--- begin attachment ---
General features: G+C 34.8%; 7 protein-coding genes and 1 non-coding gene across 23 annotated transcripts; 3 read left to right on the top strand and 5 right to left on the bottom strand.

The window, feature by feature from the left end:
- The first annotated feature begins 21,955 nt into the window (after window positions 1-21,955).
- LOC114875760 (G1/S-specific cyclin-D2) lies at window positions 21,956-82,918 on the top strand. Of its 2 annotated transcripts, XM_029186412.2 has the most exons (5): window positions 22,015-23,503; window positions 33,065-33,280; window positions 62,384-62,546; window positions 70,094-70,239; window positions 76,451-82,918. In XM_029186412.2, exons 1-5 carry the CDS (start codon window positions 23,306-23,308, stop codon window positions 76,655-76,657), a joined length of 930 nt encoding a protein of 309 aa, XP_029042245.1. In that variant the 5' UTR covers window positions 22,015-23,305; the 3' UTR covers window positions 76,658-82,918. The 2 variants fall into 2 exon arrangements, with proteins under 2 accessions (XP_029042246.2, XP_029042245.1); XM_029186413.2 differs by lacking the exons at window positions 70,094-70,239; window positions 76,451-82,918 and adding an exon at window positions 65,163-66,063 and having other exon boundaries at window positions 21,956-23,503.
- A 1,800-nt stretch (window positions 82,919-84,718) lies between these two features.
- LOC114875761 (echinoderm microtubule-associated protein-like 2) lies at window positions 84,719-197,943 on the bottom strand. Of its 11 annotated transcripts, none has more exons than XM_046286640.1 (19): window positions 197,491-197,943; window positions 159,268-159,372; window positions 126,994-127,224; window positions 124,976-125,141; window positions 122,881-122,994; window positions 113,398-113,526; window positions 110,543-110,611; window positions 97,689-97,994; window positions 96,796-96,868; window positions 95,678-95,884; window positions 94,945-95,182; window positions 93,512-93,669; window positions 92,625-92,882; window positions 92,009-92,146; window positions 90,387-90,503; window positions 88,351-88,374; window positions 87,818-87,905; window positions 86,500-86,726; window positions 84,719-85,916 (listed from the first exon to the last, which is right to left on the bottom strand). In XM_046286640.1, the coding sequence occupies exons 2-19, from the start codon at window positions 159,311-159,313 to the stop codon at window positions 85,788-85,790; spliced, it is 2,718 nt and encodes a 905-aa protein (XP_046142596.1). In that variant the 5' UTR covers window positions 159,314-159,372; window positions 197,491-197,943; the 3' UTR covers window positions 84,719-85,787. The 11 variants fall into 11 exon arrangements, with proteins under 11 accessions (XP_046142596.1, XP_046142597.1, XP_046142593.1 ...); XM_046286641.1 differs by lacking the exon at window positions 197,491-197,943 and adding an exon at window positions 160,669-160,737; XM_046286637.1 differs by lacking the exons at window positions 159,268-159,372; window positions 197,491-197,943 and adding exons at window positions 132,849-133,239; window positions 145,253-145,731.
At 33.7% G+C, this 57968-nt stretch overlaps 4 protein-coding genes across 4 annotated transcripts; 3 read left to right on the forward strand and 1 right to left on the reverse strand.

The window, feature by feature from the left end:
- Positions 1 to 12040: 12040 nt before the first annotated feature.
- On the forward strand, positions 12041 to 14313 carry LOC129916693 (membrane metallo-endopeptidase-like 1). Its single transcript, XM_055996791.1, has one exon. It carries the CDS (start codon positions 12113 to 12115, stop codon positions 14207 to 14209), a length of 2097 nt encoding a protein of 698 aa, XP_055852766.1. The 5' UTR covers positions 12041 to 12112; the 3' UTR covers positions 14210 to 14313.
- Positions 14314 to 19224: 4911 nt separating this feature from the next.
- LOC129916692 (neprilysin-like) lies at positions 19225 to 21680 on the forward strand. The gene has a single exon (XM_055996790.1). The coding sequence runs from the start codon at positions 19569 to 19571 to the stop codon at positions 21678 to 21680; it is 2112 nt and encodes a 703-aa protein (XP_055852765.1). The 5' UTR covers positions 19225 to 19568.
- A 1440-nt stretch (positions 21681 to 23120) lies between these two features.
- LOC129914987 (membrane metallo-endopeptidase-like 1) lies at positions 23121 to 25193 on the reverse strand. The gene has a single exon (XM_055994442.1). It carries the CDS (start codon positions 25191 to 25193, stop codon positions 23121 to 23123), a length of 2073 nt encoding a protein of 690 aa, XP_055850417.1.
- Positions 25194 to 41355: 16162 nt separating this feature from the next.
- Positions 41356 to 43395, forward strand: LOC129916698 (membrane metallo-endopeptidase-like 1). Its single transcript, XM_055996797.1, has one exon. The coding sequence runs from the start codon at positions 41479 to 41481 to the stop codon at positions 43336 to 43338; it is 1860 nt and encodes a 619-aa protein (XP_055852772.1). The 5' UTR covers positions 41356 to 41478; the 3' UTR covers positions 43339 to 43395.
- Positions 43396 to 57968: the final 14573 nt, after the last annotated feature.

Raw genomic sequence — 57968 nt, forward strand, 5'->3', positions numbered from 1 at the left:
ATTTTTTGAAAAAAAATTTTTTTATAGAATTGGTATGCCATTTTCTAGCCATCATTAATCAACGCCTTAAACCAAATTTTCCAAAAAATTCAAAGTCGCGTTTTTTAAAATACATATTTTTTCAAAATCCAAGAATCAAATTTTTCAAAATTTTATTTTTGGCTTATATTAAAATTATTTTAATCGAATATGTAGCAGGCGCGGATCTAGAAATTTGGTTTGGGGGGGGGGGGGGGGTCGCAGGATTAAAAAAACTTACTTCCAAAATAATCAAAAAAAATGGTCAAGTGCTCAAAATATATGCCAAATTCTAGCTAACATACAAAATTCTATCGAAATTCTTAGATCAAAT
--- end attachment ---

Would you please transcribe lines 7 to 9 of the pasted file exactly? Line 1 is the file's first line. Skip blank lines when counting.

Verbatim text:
At 33.7% G+C, this 57968-nt stretch overlaps 4 protein-coding genes across 4 annotated transcripts; 3 read left to right on the forward strand and 1 right to left on the reverse strand.

The window, feature by feature from the left end:
- Positions 1 to 12040: 12040 nt before the first annotated feature.